It doesn’t surprise me to learn that President Obama was mystified when he learned that Rep. Paul Ryan (R-WI) had been selected as Mitt Romney’s running mate. I could never understand the reasoning behind it, either. For starters, I thought that after the debacle with Sarah Palin, Romney would want to pick someone with obvious stature on the world stage. He’d want someone that everyone could instantly envision being commander-in-chief. Maybe Dick Lugar was too old, but there had to be someone with foreign policy chops that he could choose. Secondly, if he wasn’t going to go for foreign policy experience, he should have stayed away from Washington DC entirely and found a governor to run with. Thirdly, if he was going to pick someone from Washington DC, he should have found someone who wasn’t the very symbol of gridlock and austerity. The Ryan Budget plan wasn’t all that well known by the general public, but it polled about as well as an outbreak of cholera.
And one last point. Four years earlier, John McCain had looked at his problems with the conservative base of the party and concluded that he needed to reassure them and get them fired up with his selection of running mate. While it’s true that Sarah Palin wasn’t sufficiently vetted and turned out to have more problems than Team McCain could have ever imagined, she did fire up the base. Yet, it didn’t even come close to winning them the election.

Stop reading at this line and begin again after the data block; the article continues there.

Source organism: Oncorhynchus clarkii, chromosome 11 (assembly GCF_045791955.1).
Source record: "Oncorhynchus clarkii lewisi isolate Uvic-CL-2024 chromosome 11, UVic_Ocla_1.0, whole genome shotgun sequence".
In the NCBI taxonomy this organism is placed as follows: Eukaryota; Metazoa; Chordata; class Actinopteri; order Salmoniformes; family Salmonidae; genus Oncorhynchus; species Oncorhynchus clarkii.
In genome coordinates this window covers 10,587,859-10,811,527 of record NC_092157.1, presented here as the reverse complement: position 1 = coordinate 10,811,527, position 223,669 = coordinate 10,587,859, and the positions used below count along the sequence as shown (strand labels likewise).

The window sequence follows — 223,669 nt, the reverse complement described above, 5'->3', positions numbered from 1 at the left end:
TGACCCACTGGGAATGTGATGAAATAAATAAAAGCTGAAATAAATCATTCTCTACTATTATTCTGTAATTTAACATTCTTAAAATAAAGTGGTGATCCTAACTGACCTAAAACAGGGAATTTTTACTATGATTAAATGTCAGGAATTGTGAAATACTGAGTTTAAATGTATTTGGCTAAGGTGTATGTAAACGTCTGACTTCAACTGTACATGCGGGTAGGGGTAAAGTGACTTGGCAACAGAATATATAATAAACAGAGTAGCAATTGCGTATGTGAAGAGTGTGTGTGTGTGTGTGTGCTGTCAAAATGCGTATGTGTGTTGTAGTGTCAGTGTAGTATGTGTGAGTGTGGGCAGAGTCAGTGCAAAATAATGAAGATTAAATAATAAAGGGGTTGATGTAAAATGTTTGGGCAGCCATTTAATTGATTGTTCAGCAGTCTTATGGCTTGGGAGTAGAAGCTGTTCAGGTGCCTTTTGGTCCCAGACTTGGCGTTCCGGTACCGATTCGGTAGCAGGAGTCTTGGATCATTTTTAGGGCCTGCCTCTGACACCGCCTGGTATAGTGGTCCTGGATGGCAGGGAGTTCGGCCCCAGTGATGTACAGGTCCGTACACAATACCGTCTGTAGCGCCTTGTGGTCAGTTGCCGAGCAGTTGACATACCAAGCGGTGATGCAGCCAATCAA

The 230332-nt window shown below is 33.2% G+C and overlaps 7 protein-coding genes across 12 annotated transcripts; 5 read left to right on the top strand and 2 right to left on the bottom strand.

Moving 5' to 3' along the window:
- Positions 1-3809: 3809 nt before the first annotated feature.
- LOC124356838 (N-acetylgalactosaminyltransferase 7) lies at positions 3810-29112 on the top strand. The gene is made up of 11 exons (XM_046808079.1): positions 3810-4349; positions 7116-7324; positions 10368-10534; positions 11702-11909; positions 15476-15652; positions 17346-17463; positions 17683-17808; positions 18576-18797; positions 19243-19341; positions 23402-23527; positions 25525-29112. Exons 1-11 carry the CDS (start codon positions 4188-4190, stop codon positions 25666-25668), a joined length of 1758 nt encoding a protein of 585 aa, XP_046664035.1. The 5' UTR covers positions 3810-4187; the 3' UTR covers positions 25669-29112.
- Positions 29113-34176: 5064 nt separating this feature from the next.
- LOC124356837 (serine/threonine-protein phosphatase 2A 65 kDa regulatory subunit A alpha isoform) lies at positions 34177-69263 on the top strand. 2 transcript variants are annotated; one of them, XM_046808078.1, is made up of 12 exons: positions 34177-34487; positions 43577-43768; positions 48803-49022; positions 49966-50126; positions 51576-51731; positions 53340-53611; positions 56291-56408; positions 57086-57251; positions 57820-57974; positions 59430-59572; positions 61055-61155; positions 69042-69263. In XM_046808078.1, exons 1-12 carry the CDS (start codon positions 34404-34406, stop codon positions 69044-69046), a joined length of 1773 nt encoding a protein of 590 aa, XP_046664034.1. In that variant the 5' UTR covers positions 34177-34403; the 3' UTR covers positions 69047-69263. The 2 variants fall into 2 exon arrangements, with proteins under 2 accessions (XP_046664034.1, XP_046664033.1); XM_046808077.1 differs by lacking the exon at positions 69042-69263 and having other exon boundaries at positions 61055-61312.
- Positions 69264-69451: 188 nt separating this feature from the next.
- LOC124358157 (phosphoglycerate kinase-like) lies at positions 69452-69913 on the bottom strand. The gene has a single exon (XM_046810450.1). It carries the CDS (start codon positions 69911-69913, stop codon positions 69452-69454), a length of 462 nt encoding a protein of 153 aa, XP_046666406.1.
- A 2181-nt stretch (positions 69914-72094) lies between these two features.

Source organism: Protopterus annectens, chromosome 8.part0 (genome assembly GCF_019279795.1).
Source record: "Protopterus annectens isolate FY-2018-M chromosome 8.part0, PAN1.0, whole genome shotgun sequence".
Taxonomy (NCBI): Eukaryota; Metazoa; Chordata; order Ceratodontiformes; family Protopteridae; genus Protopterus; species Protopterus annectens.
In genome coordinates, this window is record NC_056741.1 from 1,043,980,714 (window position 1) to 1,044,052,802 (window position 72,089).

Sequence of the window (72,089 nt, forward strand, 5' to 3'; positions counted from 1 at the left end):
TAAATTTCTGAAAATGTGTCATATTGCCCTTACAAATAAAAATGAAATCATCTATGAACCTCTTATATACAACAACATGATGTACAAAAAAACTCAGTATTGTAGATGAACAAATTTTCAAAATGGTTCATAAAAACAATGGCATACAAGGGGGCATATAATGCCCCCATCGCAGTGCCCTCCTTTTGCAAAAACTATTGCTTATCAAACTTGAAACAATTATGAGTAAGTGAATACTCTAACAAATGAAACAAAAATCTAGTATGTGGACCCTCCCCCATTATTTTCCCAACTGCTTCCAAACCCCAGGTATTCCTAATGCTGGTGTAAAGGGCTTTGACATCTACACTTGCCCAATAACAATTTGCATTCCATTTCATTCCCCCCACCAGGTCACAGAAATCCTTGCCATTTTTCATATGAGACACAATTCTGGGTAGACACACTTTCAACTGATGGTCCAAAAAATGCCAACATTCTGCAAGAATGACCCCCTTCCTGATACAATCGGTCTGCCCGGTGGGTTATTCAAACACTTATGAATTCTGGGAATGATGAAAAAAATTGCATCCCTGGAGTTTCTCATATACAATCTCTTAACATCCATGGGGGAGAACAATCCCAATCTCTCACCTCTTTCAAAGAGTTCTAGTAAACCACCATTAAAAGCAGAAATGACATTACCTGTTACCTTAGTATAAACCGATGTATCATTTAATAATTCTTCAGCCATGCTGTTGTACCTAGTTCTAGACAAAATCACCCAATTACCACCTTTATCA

If for no other reason than having some respect for Einstein’s definition of insanity, Romney should have tried to reassure the middle rather than repeating McCain’s strategy of trying to reassure the base. I don’t even think Paul Ryan did much to fire up the base, because he’s a fairly unassuming guy. Most people didn’t know who he was, and the people who were familiar with his budget and liked his ideas were already politically engaged and very likely to vote. At best, the selection of Ryan helped increase the numbers and morale of Romney’s volunteers. Perhaps he got a little boost in political contributions. But, that’s it.
It was a very strange choice made by a very strange man.